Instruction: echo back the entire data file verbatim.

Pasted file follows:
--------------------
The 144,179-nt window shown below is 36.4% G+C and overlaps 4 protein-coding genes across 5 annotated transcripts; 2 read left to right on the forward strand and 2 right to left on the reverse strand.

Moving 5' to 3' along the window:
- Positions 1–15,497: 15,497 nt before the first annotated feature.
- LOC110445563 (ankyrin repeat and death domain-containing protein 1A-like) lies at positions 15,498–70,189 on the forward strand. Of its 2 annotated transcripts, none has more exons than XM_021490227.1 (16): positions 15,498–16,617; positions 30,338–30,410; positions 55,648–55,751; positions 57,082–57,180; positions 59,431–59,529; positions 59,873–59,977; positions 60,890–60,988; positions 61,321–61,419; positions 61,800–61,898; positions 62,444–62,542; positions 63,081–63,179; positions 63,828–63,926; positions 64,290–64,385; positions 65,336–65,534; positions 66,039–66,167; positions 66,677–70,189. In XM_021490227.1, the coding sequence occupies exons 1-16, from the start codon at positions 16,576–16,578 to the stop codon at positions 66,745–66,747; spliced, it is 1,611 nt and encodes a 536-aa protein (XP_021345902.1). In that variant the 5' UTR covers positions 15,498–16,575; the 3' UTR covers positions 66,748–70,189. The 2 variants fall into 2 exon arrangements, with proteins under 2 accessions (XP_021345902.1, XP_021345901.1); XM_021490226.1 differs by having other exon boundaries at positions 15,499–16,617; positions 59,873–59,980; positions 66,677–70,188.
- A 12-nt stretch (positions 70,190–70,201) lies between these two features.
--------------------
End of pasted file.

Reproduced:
The 144,179-nt window shown below is 36.4% G+C and overlaps 4 protein-coding genes across 5 annotated transcripts; 2 read left to right on the forward strand and 2 right to left on the reverse strand.

Moving 5' to 3' along the window:
- Positions 1–15,497: 15,497 nt before the first annotated feature.
- LOC110445563 (ankyrin repeat and death domain-containing protein 1A-like) lies at positions 15,498–70,189 on the forward strand. Of its 2 annotated transcripts, none has more exons than XM_021490227.1 (16): positions 15,498–16,617; positions 30,338–30,410; positions 55,648–55,751; positions 57,082–57,180; positions 59,431–59,529; positions 59,873–59,977; positions 60,890–60,988; positions 61,321–61,419; positions 61,800–61,898; positions 62,444–62,542; positions 63,081–63,179; positions 63,828–63,926; positions 64,290–64,385; positions 65,336–65,534; positions 66,039–66,167; positions 66,677–70,189. In XM_021490227.1, the coding sequence occupies exons 1-16, from the start codon at positions 16,576–16,578 to the stop codon at positions 66,745–66,747; spliced, it is 1,611 nt and encodes a 536-aa protein (XP_021345902.1). In that variant the 5' UTR covers positions 15,498–16,575; the 3' UTR covers positions 66,748–70,189. The 2 variants fall into 2 exon arrangements, with proteins under 2 accessions (XP_021345902.1, XP_021345901.1); XM_021490226.1 differs by having other exon boundaries at positions 15,499–16,617; positions 59,873–59,980; positions 66,677–70,188.
- A 12-nt stretch (positions 70,190–70,201) lies between these two features.